Annoying Intel pilot program offers chip upgrade for fee

In the pilot program, buyers of computers with Intel processors can pay $50 to unlock more performance within their systems.

In a move that has train wreck written all over it, Intel has started a new pilot project that puts a DRM-style software lock on your computer's downgraded processor. All you have to do to unlock the full potential of your chip is cough up about an extra $50 on top of the computer's original cost. The new program, called the Intel Upgrade Service, appears to be in the early stages of development. The Intel help pages for the service lack complete information and contain several typos.

It's not clear if Intel's upgrade program is for enterprise or home computers, but the help pages do appear to be focused on non-business users. Also, Engadget posted photos on Saturday showing $50 Intel upgrade cards already available for purchase at Best Buy. I've contacted Intel for comment to clarify what this program is all about and will update this post if I hear back from the company. Regardless, here's what we know so far.

The Chip

At launch, the Intel Upgrade Service will only apply to computers containing the 2.80GHz Intel G6951 desktop processor. Upgradable systems also need to have Intel Desktop motherboards with model numbers DH55TC or DH55PJ, both boards are based on the Intel H55 Express Chipset.

Since the G6951 is a new chip, and not yet available for purchase from Intel, it's not clear how many systems will include the new processor. Engadget's photo of the $50 upgrade card shows the Gateway SX2841-09e as the upgradable candidate. That would appear to be a Best Buy-specific desktop model number--a common practice between computer manufacturers and major retailers--that is not yet available for purchase.

How it works

As explained on Intel's site, the Upgrade Service would download and install a 4 MB installer program. You would then run the program, and when prompted enter a security key to unlock your processor's potential. Then you just have to restart your system and you will be able to use your computer with the upgraded chip.

What you get

It's not clear what the specific benefits of the upgrade will be other than improved benchmark performance as demonstrated by this chart from Intel. There are no official specs for the G6951 chip yet, but CPU-World (not affiliated with PC World) says the chip will have similar specs to the G6950. Part of the Clarkdale family of Intel chips, the G6950 is a 2.80GHz dual-core processor with 3MB of L3 cache. The difference, according to several reports, is that the G6951 will support hyperthreading and have a potential 4MB of cache.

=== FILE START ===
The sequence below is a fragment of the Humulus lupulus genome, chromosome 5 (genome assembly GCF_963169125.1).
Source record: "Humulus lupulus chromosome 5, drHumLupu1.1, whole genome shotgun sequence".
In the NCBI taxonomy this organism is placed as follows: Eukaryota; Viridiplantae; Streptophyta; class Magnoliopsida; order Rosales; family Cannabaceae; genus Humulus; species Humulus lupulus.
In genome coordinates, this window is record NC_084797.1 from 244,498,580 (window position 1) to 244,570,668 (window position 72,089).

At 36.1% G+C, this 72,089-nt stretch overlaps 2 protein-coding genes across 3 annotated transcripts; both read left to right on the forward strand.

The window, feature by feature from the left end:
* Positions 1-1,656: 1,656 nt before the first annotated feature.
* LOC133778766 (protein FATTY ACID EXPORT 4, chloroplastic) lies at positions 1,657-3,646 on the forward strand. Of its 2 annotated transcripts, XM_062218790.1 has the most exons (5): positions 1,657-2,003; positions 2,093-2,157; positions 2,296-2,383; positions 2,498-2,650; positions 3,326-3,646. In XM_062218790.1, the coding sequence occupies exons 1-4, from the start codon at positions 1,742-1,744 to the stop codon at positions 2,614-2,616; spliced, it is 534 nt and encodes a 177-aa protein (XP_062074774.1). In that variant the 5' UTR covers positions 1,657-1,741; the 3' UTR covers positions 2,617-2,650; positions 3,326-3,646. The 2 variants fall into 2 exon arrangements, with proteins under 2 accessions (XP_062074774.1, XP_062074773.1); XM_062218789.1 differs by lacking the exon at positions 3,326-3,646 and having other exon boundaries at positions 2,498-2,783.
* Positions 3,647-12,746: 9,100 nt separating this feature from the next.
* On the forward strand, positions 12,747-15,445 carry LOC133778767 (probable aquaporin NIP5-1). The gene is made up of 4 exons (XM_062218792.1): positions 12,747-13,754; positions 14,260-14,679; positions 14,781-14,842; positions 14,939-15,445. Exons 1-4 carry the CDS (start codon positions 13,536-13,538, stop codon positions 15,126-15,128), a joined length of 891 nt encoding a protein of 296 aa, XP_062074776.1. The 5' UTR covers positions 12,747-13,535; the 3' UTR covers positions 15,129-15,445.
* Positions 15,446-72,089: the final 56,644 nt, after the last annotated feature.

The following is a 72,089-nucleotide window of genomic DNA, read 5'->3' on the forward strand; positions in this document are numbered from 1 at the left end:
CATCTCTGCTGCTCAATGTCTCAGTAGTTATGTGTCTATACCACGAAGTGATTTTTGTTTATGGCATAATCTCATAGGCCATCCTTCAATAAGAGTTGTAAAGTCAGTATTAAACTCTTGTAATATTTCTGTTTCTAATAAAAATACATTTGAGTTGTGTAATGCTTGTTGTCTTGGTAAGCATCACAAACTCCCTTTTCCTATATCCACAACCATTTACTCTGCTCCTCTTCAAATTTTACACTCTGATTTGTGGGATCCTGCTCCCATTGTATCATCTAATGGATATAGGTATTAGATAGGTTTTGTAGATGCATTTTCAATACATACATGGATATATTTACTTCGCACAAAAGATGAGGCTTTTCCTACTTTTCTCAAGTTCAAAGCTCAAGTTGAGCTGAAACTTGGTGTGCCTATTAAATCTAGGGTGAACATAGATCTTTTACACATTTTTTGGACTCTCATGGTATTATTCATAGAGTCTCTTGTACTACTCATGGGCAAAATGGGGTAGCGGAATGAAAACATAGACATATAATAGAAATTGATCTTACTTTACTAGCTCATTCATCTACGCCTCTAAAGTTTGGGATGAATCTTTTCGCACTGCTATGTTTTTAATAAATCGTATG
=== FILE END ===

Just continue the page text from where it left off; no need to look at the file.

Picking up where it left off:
So that means unlocking the G6951 will likely give you an extra 1MB of L3 cache--central processing unit (CPU) caches store information such as instructions or data to speed up your computer's performance time. You would also get hyperthreading, which means the chip would perform as if it had extra processor cores to help with data-intensive tasks such as video editing.


Intel's new Upgrade Service is likely to irk users when they are asked to spend extra money to unlock the performance of a piece of hardware they've already purchased. It's also unbelievable that Intel would seriously believe a program like this could work. The upgrade relies on a security key--a long string of letters and numbers that verifies you have paid for the service--so it stands to reason hackers will be hard at work figuring out ways to undo the digital lock. This will be especially true if an unlocked G6951 will have performance abilities matching other Clarkdale chips such as the Core i3-530. It's not clear, however, if the unlocked G6951 would also have an increased clock speed from 2.80GHz.

The Free Alternative

If you're not willing to shell out hard-earned cash for a software upgrade, there are other ways to speed up your computer. Many PC hobbyists have been bumping up their CPU specs for years through a process called overclocking--basically making your chip run faster than it was officially designed to go.

As PC World's Loyd Case recently explained this is possible because "a modern CPU's speed rating specifies the speed at which every processor in the same manufacturing batch can run--a number that's likely to be considerably lower than the maximum speed that your specific processor is capable of." In other words, CPUs often have better capabilities than officially advertised. The downside of overclocking is that it could overheat or destroy other computer components that may not be capable of handling the chip's upgraded speed.

It's not clear if the new Intel Upgrade Service's lock would prevent people from overclocking.

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Ian Paul

PC World (US online)
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